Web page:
8. Northern Pygmy Owl
One of the smallest owls in the state is the northern pygmy owl at only seven inches long. These owls are dark brown with some white markings. They live in the mountains and foothills, where they typically nest in holes that have been created by woodpeckers. They are active throughout the day and mainly prey on small mammals and rodents.
9. Eastern Screech Owl
Closely related to the western screech owl is the eastern screech owl, which mainly inhabits the northwestern region of the state but has now been spotted as far as Denver. Eastern screech owls inhabit forests and woodlands, but can also be seen around fields and wetlands. They are nocturnal owls, so are rarely active during the day.
10. Boreal Owl
The boreal owl is a fairly small owl at eight to nine inches long, although females are larger than males. They have a distinctive appearance, with a square-shaped face and a white facial disc. Boreal owls have brown bodies with white markings on their backs but also have brown markings on a white belly. They inhabit the central mountains in Colorado, where they can be found all year long.
11. Long-Eared Owl
A fairly common owl in Colorado is the long-eared owl, which typically inhabits the Western Slope all year round. However, they can also be seen across the rest of the state during the winter months. Long-eared owls inhabit coniferous and mixed woodlands but are highly nocturnal. They have distinctive long ear tufts and are typically light brown with darker markings.
12. Flammulated Owl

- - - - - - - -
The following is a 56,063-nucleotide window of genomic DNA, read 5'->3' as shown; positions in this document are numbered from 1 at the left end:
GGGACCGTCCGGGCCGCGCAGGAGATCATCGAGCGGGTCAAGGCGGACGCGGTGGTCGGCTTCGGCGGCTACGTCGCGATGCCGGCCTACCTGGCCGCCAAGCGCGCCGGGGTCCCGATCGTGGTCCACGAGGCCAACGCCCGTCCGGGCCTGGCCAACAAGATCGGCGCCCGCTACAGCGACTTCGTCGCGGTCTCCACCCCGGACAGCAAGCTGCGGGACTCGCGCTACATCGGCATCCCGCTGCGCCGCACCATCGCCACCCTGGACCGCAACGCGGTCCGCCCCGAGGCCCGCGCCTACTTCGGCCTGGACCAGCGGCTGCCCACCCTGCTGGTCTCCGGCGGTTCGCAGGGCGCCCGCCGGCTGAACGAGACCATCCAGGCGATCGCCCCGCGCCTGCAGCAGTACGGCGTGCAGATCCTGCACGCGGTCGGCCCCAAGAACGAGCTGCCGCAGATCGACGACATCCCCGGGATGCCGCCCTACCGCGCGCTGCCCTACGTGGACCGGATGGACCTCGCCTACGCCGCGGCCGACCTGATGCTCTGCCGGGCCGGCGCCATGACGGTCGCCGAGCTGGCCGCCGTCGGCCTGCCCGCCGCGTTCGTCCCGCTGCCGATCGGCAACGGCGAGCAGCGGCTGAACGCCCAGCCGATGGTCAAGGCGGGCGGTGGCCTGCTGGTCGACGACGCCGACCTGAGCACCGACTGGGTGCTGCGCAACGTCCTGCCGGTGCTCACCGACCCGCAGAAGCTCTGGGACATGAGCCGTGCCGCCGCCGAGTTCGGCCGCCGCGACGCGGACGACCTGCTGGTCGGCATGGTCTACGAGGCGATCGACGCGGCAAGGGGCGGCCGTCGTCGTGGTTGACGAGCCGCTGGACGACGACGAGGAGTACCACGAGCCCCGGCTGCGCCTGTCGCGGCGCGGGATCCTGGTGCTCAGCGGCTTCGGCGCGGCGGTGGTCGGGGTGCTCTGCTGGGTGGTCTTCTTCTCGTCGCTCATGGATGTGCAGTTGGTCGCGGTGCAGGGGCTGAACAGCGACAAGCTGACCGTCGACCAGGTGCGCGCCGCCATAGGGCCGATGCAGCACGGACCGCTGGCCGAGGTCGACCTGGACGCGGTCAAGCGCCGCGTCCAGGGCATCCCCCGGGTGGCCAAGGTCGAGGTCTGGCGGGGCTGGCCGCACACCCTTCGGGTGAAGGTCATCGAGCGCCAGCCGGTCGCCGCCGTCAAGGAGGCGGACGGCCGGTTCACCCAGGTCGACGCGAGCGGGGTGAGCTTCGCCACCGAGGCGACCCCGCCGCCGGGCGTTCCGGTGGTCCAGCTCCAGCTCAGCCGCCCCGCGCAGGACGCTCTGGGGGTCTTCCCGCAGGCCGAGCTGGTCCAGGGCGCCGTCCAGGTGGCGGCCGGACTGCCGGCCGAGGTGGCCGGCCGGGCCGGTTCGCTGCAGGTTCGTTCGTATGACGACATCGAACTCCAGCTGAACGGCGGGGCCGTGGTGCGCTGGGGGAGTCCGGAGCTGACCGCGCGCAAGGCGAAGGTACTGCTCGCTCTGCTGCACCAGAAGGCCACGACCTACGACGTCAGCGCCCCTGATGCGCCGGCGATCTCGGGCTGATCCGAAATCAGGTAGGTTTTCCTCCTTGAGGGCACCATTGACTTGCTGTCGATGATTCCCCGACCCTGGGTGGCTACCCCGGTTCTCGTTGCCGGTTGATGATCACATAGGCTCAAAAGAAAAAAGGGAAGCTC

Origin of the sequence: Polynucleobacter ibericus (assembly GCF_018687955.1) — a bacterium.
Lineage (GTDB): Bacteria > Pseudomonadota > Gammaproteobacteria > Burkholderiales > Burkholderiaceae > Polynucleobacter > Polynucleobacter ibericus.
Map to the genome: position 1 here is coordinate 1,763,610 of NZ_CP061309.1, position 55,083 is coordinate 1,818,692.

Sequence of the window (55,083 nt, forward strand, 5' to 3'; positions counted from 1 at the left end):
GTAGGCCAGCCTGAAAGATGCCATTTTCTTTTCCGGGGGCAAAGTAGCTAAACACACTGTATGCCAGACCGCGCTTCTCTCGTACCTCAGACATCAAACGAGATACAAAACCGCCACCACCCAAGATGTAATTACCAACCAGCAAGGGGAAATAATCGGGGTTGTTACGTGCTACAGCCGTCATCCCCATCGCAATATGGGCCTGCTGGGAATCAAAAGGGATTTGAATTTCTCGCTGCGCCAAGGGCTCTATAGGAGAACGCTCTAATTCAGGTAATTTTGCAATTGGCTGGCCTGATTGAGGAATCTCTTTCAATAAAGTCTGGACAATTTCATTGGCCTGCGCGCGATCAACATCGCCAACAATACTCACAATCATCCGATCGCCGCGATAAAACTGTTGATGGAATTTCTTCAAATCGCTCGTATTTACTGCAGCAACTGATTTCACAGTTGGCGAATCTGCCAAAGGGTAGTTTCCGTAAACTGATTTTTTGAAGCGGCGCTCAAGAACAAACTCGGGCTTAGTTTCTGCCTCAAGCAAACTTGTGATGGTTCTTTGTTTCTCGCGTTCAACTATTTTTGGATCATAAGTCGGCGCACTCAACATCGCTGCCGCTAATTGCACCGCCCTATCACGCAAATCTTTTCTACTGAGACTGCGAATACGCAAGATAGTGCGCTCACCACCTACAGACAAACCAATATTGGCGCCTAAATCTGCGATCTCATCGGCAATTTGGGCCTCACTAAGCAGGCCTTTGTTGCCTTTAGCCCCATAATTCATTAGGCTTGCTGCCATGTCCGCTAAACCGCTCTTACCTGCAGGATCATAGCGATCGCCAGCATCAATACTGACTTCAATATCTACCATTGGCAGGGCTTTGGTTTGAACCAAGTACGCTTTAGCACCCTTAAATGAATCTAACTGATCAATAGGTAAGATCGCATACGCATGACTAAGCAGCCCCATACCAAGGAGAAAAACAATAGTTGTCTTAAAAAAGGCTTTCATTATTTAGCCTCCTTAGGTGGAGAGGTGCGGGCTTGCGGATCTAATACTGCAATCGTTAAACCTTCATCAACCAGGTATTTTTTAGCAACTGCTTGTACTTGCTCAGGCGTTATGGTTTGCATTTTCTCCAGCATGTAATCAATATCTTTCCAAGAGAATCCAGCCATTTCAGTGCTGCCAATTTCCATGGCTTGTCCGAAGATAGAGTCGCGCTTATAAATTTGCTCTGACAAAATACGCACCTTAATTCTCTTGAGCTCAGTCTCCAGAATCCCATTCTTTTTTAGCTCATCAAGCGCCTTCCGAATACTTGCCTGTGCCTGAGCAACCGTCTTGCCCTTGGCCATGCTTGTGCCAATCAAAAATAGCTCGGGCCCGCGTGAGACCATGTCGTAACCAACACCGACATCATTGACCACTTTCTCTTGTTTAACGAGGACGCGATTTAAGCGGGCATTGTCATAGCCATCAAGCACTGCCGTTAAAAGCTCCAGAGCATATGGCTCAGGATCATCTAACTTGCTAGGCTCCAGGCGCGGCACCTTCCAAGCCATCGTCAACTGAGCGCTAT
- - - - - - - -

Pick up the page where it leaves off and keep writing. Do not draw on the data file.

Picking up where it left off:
Another small owl in the state is the flammulated owl, which is approximately six to seven inches long, albeit with a fairly large wingspan of 14 inches. These owls are grayish-brown with white markings, although some may have a reddish appearance. Flammulated owls live in Colorado between April and October, where they are fairly widespread across the state. However, they then fly south to overwinter in Central America and Mexico.
13. Barn Owl
One of the most common owls in the state is the iconic barn owl. These are named because of their tendency to make their nests in barns and outbuildings. Barn owls have a classic heart-shaped face which helps to distinguish them from other species. They typically have a buff-colored body and wings with lighter underparts.
14. Great Horned Owl
The most common owl in Colorado is the great horned owl, which can be seen all year round. They occur in every state and live in a wide variety of habitats, including forests, grasslands, and wetlands. Great horned owls are large owls, with a wingspan of up to five feet. They are grayish or reddish brown with a white patch on their throat. Great horned owls also have feathered tufts, or “horns” on their head which is where they get their name from. They are nocturnal owls but can sometimes be spotted at dusk too.
The photo featured at the top of this post is © DEBORA DUARTE LISBOA/Shutterstock.com